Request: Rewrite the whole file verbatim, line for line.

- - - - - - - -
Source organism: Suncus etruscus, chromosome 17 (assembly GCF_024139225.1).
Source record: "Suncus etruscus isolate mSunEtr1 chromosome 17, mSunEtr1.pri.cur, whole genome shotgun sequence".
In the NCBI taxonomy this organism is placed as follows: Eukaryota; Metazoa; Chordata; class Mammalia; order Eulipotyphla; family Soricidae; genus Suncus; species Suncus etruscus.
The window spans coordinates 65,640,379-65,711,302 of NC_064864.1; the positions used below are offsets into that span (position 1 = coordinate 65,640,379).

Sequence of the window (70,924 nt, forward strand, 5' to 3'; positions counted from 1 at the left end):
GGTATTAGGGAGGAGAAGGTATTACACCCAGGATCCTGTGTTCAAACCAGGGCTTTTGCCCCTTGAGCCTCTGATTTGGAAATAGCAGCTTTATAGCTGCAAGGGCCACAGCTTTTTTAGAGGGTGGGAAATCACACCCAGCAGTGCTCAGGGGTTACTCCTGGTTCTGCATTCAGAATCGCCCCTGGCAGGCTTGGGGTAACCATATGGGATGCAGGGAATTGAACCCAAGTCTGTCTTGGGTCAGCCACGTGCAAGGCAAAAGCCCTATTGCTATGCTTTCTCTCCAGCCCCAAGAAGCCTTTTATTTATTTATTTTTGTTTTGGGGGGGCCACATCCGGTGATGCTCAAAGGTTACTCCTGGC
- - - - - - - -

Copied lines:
Source organism: Suncus etruscus, chromosome 17 (assembly GCF_024139225.1).
Source record: "Suncus etruscus isolate mSunEtr1 chromosome 17, mSunEtr1.pri.cur, whole genome shotgun sequence".
In the NCBI taxonomy this organism is placed as follows: Eukaryota; Metazoa; Chordata; class Mammalia; order Eulipotyphla; family Soricidae; genus Suncus; species Suncus etruscus.
The window spans coordinates 65,640,379-65,711,302 of NC_064864.1; the positions used below are offsets into that span (position 1 = coordinate 65,640,379).

Sequence of the window (70,924 nt, forward strand, 5' to 3'; positions counted from 1 at the left end):
GGTATTAGGGAGGAGAAGGTATTACACCCAGGATCCTGTGTTCAAACCAGGGCTTTTGCCCCTTGAGCCTCTGATTTGGAAATAGCAGCTTTATAGCTGCAAGGGCCACAGCTTTTTTAGAGGGTGGGAAATCACACCCAGCAGTGCTCAGGGGTTACTCCTGGTTCTGCATTCAGAATCGCCCCTGGCAGGCTTGGGGTAACCATATGGGATGCAGGGAATTGAACCCAAGTCTGTCTTGGGTCAGCCACGTGCAAGGCAAAAGCCCTATTGCTATGCTTTCTCTCCAGCCCCAAGAAGCCTTTTATTTATTTATTTTTGTTTTGGGGGGGCCACATCCGGTGATGCTCAAAGGTTACTCCTGGC